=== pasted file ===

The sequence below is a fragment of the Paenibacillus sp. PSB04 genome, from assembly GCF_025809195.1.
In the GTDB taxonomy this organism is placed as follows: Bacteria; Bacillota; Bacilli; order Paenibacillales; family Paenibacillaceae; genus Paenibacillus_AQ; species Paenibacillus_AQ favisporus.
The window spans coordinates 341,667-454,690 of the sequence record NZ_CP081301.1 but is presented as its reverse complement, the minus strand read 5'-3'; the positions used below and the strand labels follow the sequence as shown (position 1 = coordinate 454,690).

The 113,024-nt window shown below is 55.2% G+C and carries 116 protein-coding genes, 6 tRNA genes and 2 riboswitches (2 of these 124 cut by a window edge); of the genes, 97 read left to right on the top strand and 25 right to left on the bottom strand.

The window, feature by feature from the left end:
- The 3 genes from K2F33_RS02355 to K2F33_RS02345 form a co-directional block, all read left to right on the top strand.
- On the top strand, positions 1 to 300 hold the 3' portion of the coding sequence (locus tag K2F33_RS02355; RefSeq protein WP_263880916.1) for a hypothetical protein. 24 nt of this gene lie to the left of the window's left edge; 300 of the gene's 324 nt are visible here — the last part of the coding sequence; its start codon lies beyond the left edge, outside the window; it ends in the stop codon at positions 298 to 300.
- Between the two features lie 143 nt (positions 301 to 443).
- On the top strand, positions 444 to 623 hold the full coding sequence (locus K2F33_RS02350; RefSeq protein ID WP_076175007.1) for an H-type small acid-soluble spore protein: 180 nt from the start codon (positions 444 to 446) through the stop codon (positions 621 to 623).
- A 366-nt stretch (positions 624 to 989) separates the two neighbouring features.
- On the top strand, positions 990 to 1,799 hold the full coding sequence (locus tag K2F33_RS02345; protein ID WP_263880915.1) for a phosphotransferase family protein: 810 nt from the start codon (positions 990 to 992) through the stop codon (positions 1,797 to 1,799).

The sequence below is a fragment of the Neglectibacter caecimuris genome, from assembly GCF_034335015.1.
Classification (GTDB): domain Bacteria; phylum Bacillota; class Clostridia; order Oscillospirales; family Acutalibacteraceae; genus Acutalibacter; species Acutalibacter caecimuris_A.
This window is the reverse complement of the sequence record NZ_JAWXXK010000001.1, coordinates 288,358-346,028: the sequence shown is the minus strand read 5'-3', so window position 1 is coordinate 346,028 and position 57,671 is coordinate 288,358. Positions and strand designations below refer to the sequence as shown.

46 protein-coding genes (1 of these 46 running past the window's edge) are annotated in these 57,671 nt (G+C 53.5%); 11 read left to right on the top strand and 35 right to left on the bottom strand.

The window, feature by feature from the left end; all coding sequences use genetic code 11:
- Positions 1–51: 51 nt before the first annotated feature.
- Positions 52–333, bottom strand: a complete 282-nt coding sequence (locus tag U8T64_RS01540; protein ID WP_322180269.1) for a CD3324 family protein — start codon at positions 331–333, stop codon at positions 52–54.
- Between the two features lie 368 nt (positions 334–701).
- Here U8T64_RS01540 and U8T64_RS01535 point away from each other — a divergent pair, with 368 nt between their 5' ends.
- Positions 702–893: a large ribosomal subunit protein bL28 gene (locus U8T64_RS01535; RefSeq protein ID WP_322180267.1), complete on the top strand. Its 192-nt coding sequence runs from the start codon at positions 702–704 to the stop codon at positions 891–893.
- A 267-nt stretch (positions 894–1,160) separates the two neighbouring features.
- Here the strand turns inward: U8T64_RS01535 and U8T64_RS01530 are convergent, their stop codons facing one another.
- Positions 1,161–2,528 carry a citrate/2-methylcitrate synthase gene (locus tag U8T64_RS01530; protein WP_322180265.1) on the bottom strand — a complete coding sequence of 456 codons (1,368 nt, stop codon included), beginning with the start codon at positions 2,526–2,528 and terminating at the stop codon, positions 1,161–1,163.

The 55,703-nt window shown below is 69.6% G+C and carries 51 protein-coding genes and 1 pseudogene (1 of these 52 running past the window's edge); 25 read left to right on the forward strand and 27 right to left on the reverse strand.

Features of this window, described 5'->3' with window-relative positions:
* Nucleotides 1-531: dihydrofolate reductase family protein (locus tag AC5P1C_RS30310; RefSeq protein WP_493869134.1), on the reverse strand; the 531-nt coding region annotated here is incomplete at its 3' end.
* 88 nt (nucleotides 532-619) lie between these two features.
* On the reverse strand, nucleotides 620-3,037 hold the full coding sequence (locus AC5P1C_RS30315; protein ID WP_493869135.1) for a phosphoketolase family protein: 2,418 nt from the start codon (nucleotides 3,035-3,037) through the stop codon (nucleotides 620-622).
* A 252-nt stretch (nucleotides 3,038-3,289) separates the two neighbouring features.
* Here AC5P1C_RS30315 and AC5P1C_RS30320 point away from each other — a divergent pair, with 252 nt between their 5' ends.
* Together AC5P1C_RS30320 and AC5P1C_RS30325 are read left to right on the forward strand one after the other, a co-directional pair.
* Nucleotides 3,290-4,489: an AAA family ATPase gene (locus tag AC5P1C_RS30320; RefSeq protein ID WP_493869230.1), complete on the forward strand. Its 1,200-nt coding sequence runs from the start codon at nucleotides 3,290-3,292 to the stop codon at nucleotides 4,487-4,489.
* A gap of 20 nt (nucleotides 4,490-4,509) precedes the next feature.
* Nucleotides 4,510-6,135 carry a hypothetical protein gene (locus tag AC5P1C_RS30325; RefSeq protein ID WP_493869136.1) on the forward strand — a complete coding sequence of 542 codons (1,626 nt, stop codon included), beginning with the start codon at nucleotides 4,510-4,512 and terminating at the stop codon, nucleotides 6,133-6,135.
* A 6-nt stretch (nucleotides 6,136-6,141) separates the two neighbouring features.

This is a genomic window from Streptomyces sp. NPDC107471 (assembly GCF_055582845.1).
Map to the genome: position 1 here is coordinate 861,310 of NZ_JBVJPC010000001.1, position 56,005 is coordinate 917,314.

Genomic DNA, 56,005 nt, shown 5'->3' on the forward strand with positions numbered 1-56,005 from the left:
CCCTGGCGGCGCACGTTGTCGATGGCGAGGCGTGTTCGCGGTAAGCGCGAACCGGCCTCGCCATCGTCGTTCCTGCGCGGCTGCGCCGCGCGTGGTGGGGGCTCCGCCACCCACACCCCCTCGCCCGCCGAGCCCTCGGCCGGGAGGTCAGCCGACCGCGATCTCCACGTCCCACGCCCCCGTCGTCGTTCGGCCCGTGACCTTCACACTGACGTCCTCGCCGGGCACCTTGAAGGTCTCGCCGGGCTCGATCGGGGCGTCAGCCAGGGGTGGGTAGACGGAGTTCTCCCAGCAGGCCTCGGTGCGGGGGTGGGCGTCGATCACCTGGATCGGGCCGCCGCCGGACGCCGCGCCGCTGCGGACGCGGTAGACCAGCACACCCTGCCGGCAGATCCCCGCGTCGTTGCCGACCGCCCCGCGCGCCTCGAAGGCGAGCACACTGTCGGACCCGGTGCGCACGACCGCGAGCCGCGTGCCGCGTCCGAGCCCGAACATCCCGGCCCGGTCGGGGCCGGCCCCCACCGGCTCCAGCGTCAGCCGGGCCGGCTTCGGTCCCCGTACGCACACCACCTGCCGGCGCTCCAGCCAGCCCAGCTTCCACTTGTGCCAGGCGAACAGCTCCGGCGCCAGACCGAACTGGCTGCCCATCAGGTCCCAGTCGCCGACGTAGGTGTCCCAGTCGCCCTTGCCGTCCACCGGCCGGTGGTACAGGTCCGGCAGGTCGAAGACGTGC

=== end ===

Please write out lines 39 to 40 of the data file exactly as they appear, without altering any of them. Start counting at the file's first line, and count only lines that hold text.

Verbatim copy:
Genomic DNA, 56,005 nt, shown 5'->3' on the forward strand with positions numbered 1-56,005 from the left:
CCCTGGCGGCGCACGTTGTCGATGGCGAGGCGTGTTCGCGGTAAGCGCGAACCGGCCTCGCCATCGTCGTTCCTGCGCGGCTGCGCCGCGCGTGGTGGGGGCTCCGCCACCCACACCCCCTCGCCCGCCGAGCCCTCGGCCGGGAGGTCAGCCGACCGCGATCTCCACGTCCCACGCCCCCGTCGTCGTTCGGCCCGTGACCTTCACACTGACGTCCTCGCCGGGCACCTTGAAGGTCTCGCCGGGCTCGATCGGGGCGTCAGCCAGGGGTGGGTAGACGGAGTTCTCCCAGCAGGCCTCGGTGCGGGGGTGGGCGTCGATCACCTGGATCGGGCCGCCGCCGGACGCCGCGCCGCTGCGGACGCGGTAGACCAGCACACCCTGCCGGCAGATCCCCGCGTCGTTGCCGACCGCCCCGCGCGCCTCGAAGGCGAGCACACTGTCGGACCCGGTGCGCACGACCGCGAGCCGCGTGCCGCGTCCGAGCCCGAACATCCCGGCCCGGTCGGGGCCGGCCCCCACCGGCTCCAGCGTCAGCCGGGCCGGCTTCGGTCCCCGTACGCACACCACCTGCCGGCGCTCCAGCCAGCCCAGCTTCCACTTGTGCCAGGCGAACAGCTCCGGCGCCAGACCGAACTGGCTGCCCATCAGGTCCCAGTCGCCGACGTAGGTGTCCCAGTCGCCCTTGCCGTCCACCGGCCGGTGGTACAGGTCCGGCAGGTCGAAGACGTGC